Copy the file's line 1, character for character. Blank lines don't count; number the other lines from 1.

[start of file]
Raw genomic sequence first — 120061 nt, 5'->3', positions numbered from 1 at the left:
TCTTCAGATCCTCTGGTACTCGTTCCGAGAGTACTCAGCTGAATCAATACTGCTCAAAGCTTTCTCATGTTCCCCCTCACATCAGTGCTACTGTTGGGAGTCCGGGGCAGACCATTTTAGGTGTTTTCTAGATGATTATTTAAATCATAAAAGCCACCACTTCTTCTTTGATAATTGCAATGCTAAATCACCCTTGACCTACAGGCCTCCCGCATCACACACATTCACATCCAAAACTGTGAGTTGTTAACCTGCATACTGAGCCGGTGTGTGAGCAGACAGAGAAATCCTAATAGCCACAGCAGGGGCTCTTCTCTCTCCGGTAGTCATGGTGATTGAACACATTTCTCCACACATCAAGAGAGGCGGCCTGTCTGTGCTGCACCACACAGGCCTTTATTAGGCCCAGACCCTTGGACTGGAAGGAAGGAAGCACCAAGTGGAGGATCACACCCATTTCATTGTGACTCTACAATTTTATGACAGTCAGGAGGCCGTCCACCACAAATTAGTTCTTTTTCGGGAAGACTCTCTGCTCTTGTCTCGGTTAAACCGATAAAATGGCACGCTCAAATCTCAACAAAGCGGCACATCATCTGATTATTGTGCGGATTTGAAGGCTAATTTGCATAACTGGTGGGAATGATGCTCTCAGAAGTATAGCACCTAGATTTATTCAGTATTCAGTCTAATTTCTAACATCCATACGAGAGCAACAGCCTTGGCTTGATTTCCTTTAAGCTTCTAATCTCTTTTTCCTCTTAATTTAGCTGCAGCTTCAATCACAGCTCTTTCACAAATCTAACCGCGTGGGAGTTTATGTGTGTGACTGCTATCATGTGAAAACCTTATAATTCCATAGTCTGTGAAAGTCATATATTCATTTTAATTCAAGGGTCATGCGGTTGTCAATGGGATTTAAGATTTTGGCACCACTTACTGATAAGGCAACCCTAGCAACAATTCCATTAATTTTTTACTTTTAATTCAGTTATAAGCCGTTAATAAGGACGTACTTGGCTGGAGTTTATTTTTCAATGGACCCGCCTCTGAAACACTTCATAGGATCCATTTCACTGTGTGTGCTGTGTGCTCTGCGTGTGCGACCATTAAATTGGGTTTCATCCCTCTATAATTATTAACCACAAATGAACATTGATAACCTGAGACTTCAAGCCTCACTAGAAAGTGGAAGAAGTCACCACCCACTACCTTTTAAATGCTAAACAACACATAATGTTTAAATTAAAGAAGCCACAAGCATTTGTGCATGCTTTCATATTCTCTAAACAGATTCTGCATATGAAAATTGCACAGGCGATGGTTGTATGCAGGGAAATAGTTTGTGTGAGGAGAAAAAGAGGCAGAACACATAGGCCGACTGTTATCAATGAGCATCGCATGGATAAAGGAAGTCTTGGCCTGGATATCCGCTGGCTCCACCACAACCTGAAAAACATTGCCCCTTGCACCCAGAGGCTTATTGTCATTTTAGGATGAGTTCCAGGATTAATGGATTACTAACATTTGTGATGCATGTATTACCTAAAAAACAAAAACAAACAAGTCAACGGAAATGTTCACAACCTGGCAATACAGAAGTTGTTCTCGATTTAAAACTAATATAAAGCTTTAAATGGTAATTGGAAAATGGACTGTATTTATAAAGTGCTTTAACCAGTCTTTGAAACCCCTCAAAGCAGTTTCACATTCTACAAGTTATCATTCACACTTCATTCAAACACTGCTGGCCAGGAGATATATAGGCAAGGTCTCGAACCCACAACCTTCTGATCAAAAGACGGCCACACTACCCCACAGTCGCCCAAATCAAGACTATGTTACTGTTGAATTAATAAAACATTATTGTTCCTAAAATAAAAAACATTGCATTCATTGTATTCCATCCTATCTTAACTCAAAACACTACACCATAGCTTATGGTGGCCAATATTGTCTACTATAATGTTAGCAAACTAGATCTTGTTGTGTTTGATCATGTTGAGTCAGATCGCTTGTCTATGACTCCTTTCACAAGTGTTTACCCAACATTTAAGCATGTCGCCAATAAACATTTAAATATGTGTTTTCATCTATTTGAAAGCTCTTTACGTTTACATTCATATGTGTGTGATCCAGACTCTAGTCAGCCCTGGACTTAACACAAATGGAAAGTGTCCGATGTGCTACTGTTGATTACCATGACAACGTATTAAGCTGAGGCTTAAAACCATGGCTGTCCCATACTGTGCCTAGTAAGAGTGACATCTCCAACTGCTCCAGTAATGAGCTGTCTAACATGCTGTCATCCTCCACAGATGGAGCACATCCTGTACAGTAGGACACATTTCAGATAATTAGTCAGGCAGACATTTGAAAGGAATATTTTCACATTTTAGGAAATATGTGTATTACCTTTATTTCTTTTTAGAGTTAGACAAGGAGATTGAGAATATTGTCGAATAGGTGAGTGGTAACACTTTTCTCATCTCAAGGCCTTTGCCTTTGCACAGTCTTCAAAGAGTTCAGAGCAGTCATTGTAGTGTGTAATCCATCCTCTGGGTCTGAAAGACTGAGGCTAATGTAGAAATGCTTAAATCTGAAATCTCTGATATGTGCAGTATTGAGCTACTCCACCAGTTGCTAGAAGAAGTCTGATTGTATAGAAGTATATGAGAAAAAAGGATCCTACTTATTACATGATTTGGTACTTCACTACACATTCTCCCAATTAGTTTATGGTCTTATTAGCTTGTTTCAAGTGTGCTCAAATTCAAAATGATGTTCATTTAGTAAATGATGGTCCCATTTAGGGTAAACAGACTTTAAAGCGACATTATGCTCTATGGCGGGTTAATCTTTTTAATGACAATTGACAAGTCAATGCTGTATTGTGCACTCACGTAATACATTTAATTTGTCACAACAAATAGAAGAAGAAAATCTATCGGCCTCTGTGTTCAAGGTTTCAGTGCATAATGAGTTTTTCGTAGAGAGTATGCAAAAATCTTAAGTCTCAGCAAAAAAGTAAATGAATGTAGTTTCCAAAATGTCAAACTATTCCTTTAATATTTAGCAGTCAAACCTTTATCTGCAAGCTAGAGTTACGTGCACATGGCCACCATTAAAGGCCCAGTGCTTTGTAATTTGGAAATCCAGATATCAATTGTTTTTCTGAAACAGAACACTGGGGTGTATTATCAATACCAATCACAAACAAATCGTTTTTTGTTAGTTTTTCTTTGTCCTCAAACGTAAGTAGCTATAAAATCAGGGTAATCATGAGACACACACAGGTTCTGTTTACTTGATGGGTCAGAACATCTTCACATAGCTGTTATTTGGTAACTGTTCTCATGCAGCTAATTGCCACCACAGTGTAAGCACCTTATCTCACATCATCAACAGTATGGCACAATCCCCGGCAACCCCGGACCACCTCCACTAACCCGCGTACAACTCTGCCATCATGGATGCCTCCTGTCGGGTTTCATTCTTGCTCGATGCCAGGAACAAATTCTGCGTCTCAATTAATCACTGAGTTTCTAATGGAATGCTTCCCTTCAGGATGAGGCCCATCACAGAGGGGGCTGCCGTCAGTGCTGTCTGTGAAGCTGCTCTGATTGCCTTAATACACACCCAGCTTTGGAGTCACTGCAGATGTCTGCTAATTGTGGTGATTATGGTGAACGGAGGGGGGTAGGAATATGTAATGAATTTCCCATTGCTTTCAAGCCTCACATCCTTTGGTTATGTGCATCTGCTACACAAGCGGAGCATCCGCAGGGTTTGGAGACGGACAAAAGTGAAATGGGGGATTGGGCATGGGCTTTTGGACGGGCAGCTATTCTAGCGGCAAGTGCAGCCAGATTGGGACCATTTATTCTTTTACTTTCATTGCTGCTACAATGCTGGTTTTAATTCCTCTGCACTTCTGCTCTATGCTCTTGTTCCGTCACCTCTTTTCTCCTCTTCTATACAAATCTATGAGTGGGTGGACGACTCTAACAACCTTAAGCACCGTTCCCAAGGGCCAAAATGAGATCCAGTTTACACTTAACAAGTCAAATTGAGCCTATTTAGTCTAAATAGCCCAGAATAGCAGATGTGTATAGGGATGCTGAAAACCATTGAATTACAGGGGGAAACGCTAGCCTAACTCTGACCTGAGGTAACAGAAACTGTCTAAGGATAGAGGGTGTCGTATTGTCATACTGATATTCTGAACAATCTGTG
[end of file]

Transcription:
Raw genomic sequence first — 120061 nt, 5'->3', positions numbered from 1 at the left: